Patel has been buying lottery tickets since he was 15 years old. That’s an entire lifetime to expend, waiting for the capricious Lady Luck to smile at you. That’s hundreds of tickets, and thousands of gambles, playing hide and seek with chance. What drives him to do it?

The entire lottery business is based on one life-altering factor. Luck. If you’re lucky enough, a single lottery ticket could change your life forever.

An old friend introduced him to the concept in the early 1970s. Back then, one could acquire a few tickets for a few coins and wait for results to come out that very day. The 100-rupee windfall that his friend had experienced earlier encouraged him to try his own luck.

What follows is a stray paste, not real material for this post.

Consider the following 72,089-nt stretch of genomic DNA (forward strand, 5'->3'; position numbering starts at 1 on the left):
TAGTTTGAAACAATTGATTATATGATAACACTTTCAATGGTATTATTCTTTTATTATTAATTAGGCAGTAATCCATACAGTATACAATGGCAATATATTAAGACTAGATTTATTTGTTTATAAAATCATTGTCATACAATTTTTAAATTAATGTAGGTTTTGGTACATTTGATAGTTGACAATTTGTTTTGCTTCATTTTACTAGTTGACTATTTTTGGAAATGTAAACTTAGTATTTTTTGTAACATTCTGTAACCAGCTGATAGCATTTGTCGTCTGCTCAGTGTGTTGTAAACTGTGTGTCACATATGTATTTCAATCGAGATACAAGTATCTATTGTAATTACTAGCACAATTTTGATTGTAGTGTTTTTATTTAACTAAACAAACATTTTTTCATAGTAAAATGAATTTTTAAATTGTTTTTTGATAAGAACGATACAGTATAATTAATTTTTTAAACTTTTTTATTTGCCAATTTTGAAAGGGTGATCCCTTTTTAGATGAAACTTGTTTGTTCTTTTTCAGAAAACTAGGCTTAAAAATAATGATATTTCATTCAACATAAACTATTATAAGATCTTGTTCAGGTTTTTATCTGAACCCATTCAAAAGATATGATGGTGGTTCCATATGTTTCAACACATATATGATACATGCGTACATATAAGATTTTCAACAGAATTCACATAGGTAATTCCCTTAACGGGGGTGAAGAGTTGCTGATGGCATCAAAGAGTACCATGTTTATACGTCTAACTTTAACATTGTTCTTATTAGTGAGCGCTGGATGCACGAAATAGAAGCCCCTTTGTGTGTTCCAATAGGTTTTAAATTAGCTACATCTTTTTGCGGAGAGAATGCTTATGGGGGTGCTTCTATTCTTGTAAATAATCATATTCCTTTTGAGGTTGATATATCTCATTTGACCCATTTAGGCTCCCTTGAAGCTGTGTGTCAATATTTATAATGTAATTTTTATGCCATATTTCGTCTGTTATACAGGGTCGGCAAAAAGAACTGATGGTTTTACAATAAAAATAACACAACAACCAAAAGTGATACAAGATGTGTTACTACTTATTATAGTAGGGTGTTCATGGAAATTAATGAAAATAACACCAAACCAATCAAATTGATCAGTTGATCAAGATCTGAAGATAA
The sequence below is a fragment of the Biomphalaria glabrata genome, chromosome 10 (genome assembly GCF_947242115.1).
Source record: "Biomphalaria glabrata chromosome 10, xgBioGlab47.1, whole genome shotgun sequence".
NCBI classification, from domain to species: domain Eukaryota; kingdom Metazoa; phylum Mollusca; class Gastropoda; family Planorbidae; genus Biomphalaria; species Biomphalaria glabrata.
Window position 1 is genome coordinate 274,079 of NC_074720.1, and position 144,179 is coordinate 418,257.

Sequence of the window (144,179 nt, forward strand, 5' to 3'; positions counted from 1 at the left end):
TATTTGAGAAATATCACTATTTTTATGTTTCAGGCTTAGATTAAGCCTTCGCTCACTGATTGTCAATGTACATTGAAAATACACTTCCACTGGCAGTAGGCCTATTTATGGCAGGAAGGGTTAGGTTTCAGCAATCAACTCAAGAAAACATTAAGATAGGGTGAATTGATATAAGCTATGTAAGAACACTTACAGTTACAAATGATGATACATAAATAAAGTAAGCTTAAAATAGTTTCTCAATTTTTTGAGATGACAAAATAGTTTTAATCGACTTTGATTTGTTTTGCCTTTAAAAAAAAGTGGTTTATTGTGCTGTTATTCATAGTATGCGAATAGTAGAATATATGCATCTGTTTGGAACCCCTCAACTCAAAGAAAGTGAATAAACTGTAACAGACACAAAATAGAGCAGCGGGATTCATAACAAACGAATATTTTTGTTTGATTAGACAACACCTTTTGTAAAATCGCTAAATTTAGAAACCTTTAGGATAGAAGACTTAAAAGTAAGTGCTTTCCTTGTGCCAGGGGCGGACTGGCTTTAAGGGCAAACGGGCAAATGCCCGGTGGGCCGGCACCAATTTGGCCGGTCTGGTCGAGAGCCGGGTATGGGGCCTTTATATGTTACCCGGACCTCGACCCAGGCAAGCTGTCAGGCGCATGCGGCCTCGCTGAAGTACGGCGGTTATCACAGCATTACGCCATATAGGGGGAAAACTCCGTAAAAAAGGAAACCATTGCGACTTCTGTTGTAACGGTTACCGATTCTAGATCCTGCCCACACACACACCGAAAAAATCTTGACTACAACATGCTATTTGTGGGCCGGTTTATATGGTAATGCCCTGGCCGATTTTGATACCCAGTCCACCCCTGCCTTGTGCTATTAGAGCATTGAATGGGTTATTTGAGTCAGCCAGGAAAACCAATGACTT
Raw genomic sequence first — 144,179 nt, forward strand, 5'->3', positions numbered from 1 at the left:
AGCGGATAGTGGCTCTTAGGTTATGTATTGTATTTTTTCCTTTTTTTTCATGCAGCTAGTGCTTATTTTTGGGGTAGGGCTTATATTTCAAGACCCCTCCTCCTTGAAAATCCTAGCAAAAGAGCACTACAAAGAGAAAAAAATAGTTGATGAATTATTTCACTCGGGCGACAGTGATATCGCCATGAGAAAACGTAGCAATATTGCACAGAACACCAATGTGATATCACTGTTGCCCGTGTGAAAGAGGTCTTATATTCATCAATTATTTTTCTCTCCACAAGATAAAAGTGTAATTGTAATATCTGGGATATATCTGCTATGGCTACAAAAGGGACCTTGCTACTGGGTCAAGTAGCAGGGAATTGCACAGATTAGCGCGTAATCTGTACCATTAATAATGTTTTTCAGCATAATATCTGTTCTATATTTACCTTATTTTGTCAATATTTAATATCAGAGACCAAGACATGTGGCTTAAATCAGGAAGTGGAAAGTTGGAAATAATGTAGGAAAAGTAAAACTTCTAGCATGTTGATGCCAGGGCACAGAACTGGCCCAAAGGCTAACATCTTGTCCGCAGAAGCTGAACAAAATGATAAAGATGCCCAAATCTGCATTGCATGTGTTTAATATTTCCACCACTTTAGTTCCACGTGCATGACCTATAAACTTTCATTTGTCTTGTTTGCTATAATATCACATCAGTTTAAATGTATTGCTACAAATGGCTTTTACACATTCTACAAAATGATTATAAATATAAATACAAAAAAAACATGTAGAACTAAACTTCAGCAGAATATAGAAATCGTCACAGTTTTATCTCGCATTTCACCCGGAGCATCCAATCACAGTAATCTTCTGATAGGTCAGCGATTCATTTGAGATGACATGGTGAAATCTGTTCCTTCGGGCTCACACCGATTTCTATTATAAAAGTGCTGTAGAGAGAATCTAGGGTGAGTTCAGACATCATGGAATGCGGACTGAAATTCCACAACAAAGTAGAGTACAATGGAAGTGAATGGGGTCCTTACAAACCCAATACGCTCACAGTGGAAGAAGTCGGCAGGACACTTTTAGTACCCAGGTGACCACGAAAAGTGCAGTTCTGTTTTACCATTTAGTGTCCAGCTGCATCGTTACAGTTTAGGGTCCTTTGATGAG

Patel’s family then lived in a chawl in Goregaon’s Jawahar Nagar, surviving on the meagre income of his father, who worked as a low-level government servant. When Champaklal was 19, his ageing father purchased a Maharashtra Lakshmi ticket and asked his son to check the results in the newspaper.

The entire lottery business is based on one life-altering factor. Luck. If you’re lucky enough, a single lottery ticket could change your life forever.

On that fateful day when his father asked Champaklal to read out the results, luck sided with his family. As his eyes flitted from the page to the ticket while cross-checking the numbers, he realised his father had won a sum of ₹1,000. It was more money than the family had ever seen at once up to that point, and it reinforced the young Champaklal’s growing obsession with the lottery. Thoughts about what he could do with a hefty sum that he might win flooded his mind.